A powerful method that can pinpoint the positions and orientations of individual nucleosomes—one of the building blocks of chromatin, which contains the genetic material of a cell—has been demonstrated on yeast by a RIKEN team1. It will help researchers to explore the relationship between chromatin structure and function.
While the molecular structure of DNA has been known for over 60 years, more recent research has shown how DNA is packaged into cell nuclei as thread-like chromatin interspersed with nucleosome ‘beads’. But despite recent advances, there is still a blind spot in our understanding of genome structure, namely the details of how nucleosomes are folded. Such knowledge is important because nucleosome positioning and orientation can couple with molecular reactions in the genome that cause gene regulation and other genome functions.
An analytic technique known as high-throughput chromosome conformation capture (Hi-C) can reveal information about large-scale chromatin structure, but it cannot show structure on the sub-nucleosome level.
“The three-dimensional nucleosome folding structure across the genome was still uncovered,” comments Yuichi Taniguchi of the RIKEN Center for Biosystems Dynamics Research (BDR). “If we can achieve a nucleosome-level resolution, I anticipate we will see a very strong connection between genome structure and function. I think it’s the next frontier in genetics.”
The low resolution of Hi-C means it cannot reveal the orientations of nucleosomes—an important aspect of chromatin structure. “Just like you can’t play dominoes without specifying the orientation of each domino tile, you can’t know chromatin structure without knowing the nucleosome orientations,” says David Priest, who was a postdoctoral researcher at BDR at the time of the study.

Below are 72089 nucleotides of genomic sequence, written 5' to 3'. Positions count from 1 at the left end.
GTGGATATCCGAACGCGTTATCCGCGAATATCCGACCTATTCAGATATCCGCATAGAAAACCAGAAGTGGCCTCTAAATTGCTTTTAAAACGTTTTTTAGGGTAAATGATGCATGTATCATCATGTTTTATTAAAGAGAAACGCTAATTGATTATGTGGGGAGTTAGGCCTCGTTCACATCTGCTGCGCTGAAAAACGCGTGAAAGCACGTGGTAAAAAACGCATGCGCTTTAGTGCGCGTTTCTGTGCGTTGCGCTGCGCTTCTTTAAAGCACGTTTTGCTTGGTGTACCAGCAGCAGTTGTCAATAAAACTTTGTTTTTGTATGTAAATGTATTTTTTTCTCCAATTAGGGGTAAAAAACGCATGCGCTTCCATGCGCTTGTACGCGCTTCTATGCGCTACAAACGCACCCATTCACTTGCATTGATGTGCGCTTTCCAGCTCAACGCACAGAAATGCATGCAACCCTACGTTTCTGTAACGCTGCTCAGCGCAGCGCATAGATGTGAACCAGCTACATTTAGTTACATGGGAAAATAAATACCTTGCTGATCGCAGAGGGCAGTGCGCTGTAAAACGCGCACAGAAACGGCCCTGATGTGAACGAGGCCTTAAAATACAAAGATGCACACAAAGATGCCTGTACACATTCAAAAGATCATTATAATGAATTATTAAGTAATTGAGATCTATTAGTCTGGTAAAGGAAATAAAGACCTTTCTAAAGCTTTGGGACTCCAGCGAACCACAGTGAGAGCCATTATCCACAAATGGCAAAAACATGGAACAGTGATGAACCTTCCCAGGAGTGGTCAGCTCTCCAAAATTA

Now, by combining Hi-C with molecular dynamics simulations, Taniguchi and colleagues have been able to reveal the positions and orientations of nucleosomes in the yeast genome at high resolution (Fig. 1).
“The crucial advance in our method over previous Hi-C methods is that it can measure interactions not just between whole nucleosomes, but also between the DNA entry and exit points of the nucleosome,” explains Priest. “Since the DNA enters and exits on approximately opposite sides of the nucleosome, this sub-nucleosome interaction data will allow us to map nucleosome orientations.”
Using their technique, the researchers discovered that the nucleosomes in yeast exhibit two folding motifs: four adjacent nucleosomes can form a pyramid-like structure or a flat rhombus. This finding could explain two competing models of chromatin structure proposed in earlier studies.
The team intends to apply the technique to more complex situations. “Our next challenge is to apply the technique to the human genome and expand our findings to more general cases,” says Masae Ohno, the first author of the study.